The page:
It was an energizing two days of new ideas and collaboration. Now it's all come to an end, and everyone's waiting for the after party. But just before we call it a day, Peter goes on stage to close the event, and quickly condenses all the learning over the last 48 hours, into four points - stemming from quotes made by our speakers. And If you really think about it, and apply it to yourself (which I've been trying to do over the last week) you start to realize it has a profound impact on how you add value to yourself and to others.  

1. "Wake up, wanting to make an impact" - Achalanka Dalawella

What's the first thing on your mind when you wake up? Hold on to that thought. What many of us are not intentional about is the kind of impact we want to make, whether it be in our homes, workplace or our community. We tend to float through time, only to barely get by. Achalanka spoke about how to have meetings that actually have outcomes, but the core of his session is, impact. whether it be meetings or anything else, we need to be intentional about the outcome we want from it, and only then can we actually make impact.  

2. "Master the Technology" (or Master your key capabilities) - Dr. Ajith Pasqual

Dr. Pasqual's speech was one of the highest rated at the two-day event. That??s because what he spoke about resonated with many of us, technical staff and otherwise. He spoke about staying away from the hype, and to differentiate yourself through mastery of your chosen technology. This is very important, as the trend these days seems to be to ride the wave of whatever that is popular, without having in-depth grounding in a chosen area. This is not to say that specialization should be our prime goal, but rather digging deep and having mastery in our chosen area is what will help us to see what others couldn't. How many of us can comfortably say that we've mastered our key capability / technology?  

3. "Make partnerships work for you" - Kasturi Wilson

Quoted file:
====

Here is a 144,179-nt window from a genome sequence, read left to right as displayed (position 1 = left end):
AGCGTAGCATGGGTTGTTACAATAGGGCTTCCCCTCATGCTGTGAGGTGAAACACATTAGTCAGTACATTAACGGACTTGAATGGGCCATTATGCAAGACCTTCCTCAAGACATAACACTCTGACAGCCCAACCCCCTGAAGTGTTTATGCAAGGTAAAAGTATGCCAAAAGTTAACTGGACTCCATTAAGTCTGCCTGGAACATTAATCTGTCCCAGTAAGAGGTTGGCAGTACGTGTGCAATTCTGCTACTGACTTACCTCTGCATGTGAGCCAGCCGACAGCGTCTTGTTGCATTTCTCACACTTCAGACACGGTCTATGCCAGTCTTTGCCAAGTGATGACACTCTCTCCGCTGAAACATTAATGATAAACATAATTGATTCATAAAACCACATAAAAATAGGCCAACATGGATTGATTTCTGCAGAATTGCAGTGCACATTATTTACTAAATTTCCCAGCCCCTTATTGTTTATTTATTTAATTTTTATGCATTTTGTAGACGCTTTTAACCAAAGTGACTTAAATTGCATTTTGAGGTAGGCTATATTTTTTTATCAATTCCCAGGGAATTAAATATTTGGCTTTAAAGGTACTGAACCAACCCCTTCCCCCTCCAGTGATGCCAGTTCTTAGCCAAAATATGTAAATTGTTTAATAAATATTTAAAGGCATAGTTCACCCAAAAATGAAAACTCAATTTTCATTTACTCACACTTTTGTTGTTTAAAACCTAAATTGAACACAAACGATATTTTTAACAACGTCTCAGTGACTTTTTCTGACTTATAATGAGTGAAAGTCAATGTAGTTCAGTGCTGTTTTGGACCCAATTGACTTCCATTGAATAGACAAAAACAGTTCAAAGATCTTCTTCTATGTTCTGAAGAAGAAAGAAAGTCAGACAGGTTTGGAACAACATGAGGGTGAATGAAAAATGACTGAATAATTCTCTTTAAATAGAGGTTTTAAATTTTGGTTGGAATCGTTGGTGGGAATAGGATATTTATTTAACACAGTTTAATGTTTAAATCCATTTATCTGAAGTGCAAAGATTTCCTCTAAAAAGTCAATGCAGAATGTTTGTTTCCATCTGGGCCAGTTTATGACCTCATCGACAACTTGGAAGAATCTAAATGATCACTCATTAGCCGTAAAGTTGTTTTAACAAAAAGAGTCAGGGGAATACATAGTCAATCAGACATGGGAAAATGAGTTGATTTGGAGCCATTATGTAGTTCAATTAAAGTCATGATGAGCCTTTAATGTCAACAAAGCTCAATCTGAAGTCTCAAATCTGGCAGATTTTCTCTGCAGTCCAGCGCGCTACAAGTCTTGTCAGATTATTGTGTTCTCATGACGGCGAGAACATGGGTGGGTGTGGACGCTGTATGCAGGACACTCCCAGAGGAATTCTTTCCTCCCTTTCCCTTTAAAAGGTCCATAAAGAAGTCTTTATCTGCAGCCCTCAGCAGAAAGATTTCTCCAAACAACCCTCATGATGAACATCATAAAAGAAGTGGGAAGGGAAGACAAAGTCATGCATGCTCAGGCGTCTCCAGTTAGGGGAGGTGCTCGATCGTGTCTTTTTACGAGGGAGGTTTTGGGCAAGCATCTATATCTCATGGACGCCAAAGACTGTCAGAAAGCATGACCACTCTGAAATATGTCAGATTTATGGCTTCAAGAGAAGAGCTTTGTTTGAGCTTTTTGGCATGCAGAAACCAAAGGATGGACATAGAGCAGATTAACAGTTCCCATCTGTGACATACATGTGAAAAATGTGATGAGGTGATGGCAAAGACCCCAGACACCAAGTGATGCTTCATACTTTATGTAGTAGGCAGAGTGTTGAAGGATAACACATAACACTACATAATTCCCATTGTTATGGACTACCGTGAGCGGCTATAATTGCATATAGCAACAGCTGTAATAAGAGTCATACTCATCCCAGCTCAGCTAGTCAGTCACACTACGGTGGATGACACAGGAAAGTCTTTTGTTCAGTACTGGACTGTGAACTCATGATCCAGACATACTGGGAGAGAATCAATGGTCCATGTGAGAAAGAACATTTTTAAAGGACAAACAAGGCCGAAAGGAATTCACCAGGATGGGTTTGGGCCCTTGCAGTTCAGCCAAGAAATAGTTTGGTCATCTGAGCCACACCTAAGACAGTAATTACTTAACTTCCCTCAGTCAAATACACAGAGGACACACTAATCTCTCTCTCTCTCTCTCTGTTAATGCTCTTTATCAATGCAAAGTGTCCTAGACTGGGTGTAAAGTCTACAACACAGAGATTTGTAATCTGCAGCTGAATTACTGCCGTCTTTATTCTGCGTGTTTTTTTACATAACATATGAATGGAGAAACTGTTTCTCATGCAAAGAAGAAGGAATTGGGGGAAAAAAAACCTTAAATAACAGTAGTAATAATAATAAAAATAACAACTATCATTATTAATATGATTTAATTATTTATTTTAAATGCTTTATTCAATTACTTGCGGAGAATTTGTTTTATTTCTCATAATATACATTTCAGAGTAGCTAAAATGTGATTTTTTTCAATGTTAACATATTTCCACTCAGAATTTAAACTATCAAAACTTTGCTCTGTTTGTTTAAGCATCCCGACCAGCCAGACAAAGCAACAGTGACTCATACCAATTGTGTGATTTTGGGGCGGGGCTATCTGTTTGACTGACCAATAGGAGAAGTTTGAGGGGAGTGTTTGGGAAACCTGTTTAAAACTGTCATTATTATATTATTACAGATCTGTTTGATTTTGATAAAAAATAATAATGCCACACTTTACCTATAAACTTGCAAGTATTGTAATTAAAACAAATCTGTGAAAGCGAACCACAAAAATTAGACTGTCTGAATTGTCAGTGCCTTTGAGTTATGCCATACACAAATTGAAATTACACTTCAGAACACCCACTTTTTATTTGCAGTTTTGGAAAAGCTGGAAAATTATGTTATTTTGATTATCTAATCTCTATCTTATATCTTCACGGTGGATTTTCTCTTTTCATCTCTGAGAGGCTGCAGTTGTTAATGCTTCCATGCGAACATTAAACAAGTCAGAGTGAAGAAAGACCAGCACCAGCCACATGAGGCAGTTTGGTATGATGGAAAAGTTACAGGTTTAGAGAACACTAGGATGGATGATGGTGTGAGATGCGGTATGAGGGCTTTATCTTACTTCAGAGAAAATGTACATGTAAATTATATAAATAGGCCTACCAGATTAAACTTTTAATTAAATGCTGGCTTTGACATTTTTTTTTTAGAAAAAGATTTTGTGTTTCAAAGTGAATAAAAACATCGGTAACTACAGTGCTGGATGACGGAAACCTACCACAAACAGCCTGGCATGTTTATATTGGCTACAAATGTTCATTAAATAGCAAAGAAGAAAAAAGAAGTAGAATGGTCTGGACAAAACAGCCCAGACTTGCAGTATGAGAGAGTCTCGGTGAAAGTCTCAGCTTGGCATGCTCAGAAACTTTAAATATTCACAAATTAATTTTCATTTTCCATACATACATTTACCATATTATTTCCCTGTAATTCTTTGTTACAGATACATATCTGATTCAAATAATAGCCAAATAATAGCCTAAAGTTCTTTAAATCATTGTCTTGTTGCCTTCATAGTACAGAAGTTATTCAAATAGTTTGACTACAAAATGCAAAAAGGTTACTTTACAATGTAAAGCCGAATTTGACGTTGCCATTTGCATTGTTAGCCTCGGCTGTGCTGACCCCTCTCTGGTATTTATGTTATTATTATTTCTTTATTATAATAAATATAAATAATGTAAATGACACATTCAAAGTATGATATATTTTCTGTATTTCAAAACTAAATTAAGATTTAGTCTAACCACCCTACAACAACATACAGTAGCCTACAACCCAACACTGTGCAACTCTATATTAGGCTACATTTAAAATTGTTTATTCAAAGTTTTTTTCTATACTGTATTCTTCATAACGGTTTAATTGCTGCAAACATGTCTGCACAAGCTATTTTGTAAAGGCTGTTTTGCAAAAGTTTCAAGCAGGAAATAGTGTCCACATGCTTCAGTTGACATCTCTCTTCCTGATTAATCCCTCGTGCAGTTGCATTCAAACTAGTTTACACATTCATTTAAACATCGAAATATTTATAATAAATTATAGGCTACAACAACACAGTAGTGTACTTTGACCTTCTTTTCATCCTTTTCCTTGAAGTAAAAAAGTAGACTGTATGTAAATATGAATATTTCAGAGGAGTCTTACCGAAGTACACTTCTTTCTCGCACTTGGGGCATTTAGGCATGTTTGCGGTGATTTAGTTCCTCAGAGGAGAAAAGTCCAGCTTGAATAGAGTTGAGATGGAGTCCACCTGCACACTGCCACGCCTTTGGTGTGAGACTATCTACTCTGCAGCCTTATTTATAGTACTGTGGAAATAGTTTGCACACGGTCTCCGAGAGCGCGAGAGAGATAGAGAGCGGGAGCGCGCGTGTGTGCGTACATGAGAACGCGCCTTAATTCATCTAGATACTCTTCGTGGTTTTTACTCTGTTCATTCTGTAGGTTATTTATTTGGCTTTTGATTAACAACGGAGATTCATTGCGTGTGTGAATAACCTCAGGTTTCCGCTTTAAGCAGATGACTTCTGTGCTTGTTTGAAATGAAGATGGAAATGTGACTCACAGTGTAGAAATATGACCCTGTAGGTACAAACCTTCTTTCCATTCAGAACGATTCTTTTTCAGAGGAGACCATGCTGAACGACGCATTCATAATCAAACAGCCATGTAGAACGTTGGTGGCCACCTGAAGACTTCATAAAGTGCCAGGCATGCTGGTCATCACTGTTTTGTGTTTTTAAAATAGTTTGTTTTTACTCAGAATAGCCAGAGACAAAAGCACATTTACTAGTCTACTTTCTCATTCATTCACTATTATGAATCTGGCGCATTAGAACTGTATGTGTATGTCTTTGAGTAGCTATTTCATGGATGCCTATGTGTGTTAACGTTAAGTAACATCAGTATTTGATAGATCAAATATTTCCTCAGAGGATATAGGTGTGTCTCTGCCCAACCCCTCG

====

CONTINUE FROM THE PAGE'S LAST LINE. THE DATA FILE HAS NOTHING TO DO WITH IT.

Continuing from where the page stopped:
Kasturi's speech was the equivalent of watching a high-stakes-action film. But once we remove the adrenaline rush, we realize her story is about how to make partnerships, and to make them work for you. The term partnership refers to not just principals or vendors, but even colleagues. Two things stood out particularly in her story. The first is how they made themselves indispensable to their partners, by providing value that is more than just transactional. She set up MIS systems and dashboards, which was a key factor in retaining her principals and be financially competitive at the same time. The second is she knew who to draw on, and what role they should play to achieve a certain outcome. The takeaway? Partnerships are only as good as you knowing when and how to draw on those partners.    

4. "Be Unique, Be Engaged" - Steven Enderby

The final speech for the conference was from the group CEO, Steven Enderby, and although he rightly said that the worst time to give a talk is either before or after lunch, he turned things around by giving the highest rated speech at the event. And that's because his message, although simple, resonated strongly with everyone! Steven's point was that all of us are unique, and we should aim to position ourselves to create the most impact from our uniqueness, which also subconsciously fortified Dr. Pasqual's message about mastering your technology/key capability. Coupled with this, should we chose to be engaged with what we do, we have the power to make tremendous impact in everything we do, personal or professional.   

5. Activity gets you busy, productivity gets you free 

Peter's last point was about a story; a conversation between Ananda and Lord Buddha. Ananda shares his troubles saying "I can't find time, life has become hectic" to which the Lord Buddha responds "Activity gets you busy, productivity gets you free". Peter drove home the point that we are unable to achieve what we want because we simply are not productive. We fill our lives with 'Activities', and forget about value, or the time/resources needed to get that value. If we want ourselves and the company to grow, we need to be productive. And that's something that everyone needs to take to heart.

Although Peter closed with those points, There's a lot of knowledge that was dispersed at the event, and we're trying to bring more of that to you over the next couple of weeks. If there's anything specific you've learnt at the event, and you'd like to share it with everyone, please do send it over (